“Social-media-ad spending is expected to reach a total of $4.8 billion at the end of 2012 and $9.8 billion by 2016”. Bloomberg
The use of social media by companies to market their brand is one of the most successful ways to receive maximum publicity with a minimal budget. No matter what the business, people want to be in the know and that involves knowing what others think. However, the ethics surrounding online reviews and endorsements can be a grey area. This post is limited to two examples: paying for coverage on YouTube and celebrity endorsements on Twitter. However, the general ethical guidelines apply to all areas of social media reviews/endorsements.
In a recent interview Kelly McBride, the author of The New Ethics of Journalism, discussed the complex ethics surrounding paid endorsements on YouTube. She also discussed the value of transparency and credibility – a business lacking transparency is at risk of losing credibility (similar theme to Topic 3). However, these values do not simply apply to YouTube but to all reviews on social media. As such, the motives behind a product endorsement must be clear, as they will undoubtedly influence how the reader judges the information provided (Rose, 2014). Vloggers in particular often come under fire for breach of ethical codes. A recent article describes an incident whereby Vloggers were said to have broken the law after participating in a sponsored campaign promoting Oreo biscuits.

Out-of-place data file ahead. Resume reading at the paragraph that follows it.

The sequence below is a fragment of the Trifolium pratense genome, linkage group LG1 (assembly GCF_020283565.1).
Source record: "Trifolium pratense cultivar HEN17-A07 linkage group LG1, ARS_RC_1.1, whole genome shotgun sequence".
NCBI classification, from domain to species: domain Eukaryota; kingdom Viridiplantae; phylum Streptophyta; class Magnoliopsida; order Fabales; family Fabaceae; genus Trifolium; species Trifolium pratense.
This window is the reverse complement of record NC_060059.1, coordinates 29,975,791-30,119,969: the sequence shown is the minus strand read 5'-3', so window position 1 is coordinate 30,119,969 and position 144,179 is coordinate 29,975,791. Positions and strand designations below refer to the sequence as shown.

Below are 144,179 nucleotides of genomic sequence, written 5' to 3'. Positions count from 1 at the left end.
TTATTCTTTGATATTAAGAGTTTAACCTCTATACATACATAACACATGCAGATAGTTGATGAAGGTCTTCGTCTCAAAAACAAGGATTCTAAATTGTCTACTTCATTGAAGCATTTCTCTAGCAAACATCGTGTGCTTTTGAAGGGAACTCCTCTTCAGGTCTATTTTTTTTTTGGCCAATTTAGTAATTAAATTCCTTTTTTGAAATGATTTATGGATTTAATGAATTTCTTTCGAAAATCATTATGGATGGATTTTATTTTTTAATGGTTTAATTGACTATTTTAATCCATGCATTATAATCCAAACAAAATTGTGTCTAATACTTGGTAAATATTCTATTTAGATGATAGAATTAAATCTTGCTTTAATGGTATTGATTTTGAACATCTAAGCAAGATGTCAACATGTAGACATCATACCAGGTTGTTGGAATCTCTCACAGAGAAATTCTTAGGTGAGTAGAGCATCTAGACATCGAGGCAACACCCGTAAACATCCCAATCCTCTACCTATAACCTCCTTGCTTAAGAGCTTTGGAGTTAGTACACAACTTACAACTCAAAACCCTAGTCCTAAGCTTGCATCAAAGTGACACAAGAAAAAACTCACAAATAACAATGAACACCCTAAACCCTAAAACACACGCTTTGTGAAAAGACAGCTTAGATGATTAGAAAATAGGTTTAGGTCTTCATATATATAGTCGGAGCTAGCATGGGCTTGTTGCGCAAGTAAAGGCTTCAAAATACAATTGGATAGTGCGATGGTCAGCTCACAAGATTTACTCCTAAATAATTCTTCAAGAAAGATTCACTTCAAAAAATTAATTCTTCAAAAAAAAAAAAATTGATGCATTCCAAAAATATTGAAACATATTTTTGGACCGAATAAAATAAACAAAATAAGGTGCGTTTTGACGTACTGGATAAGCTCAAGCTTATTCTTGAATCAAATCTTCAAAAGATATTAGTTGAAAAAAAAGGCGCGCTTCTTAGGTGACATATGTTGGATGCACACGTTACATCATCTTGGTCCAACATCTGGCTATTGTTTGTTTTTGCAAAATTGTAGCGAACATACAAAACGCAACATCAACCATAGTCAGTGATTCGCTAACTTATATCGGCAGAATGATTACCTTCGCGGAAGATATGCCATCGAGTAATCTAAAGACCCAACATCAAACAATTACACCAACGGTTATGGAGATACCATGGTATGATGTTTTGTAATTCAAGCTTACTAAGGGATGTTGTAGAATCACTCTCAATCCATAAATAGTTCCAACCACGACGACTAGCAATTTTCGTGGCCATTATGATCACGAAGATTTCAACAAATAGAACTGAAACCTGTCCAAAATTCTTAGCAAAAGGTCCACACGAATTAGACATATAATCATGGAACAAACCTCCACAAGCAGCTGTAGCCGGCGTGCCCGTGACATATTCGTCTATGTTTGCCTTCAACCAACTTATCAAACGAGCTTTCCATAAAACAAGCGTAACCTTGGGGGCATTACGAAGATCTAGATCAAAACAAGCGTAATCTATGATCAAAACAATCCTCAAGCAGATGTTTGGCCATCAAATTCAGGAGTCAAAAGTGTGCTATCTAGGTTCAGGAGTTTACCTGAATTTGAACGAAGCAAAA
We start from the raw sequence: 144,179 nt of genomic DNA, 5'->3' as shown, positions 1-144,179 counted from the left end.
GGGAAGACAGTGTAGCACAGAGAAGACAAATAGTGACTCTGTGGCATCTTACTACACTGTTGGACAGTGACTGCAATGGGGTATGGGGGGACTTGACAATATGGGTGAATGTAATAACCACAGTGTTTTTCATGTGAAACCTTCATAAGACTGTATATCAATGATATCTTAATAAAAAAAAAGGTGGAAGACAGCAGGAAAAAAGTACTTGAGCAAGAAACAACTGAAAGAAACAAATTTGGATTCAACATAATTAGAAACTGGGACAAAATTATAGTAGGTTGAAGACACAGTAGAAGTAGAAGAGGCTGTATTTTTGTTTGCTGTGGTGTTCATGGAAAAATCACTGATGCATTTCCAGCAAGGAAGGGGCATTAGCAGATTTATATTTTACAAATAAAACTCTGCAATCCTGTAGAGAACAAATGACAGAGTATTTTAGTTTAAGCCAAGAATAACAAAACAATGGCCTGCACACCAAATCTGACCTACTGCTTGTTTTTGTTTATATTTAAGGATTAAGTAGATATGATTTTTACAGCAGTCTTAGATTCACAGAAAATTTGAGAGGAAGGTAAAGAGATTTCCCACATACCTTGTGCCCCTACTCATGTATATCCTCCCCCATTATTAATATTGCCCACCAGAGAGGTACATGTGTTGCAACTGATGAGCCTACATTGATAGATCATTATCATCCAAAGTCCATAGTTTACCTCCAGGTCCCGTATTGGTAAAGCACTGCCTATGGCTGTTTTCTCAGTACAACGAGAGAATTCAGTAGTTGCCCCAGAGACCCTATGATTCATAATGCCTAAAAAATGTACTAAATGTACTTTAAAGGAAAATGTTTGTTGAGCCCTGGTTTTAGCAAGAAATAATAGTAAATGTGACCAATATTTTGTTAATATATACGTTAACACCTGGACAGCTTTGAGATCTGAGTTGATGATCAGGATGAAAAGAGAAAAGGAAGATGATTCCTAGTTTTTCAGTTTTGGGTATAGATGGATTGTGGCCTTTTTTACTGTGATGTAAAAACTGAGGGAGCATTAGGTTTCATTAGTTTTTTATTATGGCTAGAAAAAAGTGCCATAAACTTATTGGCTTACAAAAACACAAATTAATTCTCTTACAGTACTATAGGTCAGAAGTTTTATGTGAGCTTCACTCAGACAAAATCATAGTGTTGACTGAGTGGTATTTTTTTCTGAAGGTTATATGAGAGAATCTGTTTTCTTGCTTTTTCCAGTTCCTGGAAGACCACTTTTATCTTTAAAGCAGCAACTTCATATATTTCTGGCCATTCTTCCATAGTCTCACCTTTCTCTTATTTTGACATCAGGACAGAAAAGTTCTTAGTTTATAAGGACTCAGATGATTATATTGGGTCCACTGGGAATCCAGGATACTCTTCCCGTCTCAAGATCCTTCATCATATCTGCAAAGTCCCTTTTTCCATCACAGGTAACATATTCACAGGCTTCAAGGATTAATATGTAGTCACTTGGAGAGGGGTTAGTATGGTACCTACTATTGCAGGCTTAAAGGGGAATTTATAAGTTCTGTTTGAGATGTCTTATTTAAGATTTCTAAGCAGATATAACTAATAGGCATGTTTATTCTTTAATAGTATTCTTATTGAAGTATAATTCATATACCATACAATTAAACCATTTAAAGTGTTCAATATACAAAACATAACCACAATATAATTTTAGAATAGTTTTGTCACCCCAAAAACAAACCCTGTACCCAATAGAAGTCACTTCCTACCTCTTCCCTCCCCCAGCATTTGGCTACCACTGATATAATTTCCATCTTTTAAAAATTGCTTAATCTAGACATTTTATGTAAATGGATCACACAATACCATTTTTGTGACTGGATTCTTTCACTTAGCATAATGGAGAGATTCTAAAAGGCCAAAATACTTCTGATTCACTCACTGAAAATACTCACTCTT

From previous blog topics, it is clear that legally monitoring social media can be difficult. However, the Federal Trade Commission (FTC) is an independent agency of the U.S. government that fights for the protection of consumers. They have introduced standards to ensure that if an advertiser or a marketer is paying someone to write favourable reviews, they should clearly disclose this information to the viewer (FTC, 2013).
The same principles apply to celebrities who endorse products on Twitter. The FTC explains that if a celebrity fails to use the #ad or #spon, both the advertiser and endorser may be liable. The Advertising Standards Authority UK has similar guidelines (Gibson, 2014). However, despite these authorities’ guidelines, social media will always be difficult to regulate due to the various ‘grey areas’ surrounding online marketing (Varney, 2013).
This great Slideshare, discusses the laws regarding social media marketing and provides examples of endorsements conducted in the right and wrong manner.
It’s clear that often viewers are unaware of the nature of endorsements and reviews. If viewers are informed, they may carry out different actions. Nonetheless, it must be noted that this is an exceptionally broad topic with many interesting view points.
FTC (2013) .com Disclosures: How to Make Effective Disclosures in Digital Advertising, Federal Trade Commission.
Gibson, W. (2014) Celebrity spokespersons and the federal trade commission, Social Media Explorer.
Rose, M. (2014) Pay for Play: The ethics of paying for YouTuber coverage, Gamasutra.
Varney, C. (2013) Celebrity Twitter Ads: Regulations, Allegations and Selling Out, Brandwatch.